Wednesday, 24 February 2016


Image result for pics of a child with stunted growthIt has been reported that 25 percent of the children under the 5 years of age experience stunted growth and development. This is characterized by short stature and it is believed that the condition prevents children from reaching their cognitive potential; making them more susceptible to illness and infection; and shortens their life spans. Essential amino acids are the building blocks of proteins which are necessary for human growth and development. This issue of malnutrition has led to multiple of studies carried out. In one of the studies published online in EBioMedicine, a  team of researchers led by senior author Mark J. Manary, MD, at Washington University School of Medicine in St. Louis, has found that inadequate dietary intake of essential amino acids and the nutrient choline is linked to stunting. According to Manary who spent several months a year in Africa treating children with malnutrition, Stunting affects half of the children in rural Africa and millions more elsewhere in the world.  Researchers from Washington University School of Medicine in St. Louis, MO, partnered with colleagues from Johns Hopkins University in Baltimore, MD, and scientists at the National Institute of Aging of the National Institutes of Health (NIH), the University of Malawi and other institutions also carried out a research using blood samples of 313 children aged 12-59 months, from rural Malawi, in sub-Saharan Africa. The children enrolled in the study did not have evidence of severe acute malnutrition, but the height and weight measurements revealed that 64% of the participants were small for their age, based on curves defined by the World Health Organization (WHO).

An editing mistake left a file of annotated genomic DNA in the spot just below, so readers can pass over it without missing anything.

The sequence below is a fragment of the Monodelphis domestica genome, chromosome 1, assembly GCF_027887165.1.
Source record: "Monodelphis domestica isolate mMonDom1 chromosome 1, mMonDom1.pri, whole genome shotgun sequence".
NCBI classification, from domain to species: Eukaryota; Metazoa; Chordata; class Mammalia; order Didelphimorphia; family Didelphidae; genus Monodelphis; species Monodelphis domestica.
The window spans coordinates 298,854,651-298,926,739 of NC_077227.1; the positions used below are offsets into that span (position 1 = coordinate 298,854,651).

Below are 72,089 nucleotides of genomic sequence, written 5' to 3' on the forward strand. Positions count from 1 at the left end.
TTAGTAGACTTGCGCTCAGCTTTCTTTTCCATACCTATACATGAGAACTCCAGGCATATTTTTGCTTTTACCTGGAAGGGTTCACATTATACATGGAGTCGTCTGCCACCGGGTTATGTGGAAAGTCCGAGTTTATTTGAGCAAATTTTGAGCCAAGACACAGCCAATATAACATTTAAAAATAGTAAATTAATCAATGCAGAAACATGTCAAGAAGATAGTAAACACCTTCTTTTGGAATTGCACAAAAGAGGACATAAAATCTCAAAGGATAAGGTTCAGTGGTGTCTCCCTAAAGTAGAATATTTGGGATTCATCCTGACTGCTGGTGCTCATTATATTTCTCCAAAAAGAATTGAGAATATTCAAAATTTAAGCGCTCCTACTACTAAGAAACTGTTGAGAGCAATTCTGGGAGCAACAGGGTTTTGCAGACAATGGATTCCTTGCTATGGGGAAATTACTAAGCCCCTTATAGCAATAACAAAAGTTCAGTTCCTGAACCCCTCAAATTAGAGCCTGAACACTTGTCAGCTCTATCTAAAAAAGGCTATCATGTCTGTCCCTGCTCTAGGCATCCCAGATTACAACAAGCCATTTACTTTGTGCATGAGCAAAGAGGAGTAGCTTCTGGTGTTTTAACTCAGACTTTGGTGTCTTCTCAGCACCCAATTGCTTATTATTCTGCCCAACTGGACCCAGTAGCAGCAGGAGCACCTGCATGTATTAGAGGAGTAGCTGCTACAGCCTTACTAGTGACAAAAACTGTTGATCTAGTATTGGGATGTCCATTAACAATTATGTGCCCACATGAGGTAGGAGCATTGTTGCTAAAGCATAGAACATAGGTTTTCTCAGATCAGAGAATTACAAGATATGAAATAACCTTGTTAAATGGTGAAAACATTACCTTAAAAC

Image result for pics of food rich in amino acid The blood samples  however showed that over 80% of the children with stunted growth had 15-20% lower levels of all nine essential amino acids, compared with those who were growing normally. Dr. Richard Semba, of John Hopkins University, noted that the findings challenges the widespread assumption that children are getting enough protein in developing countries. The team believes that the lack of amino acids could cause a certain protein complex, which functions as a nutrient sensor inside cells, to hinder the synthesis of proteins and lipids and cellular growth. The same function regulates bone growth, which determines height.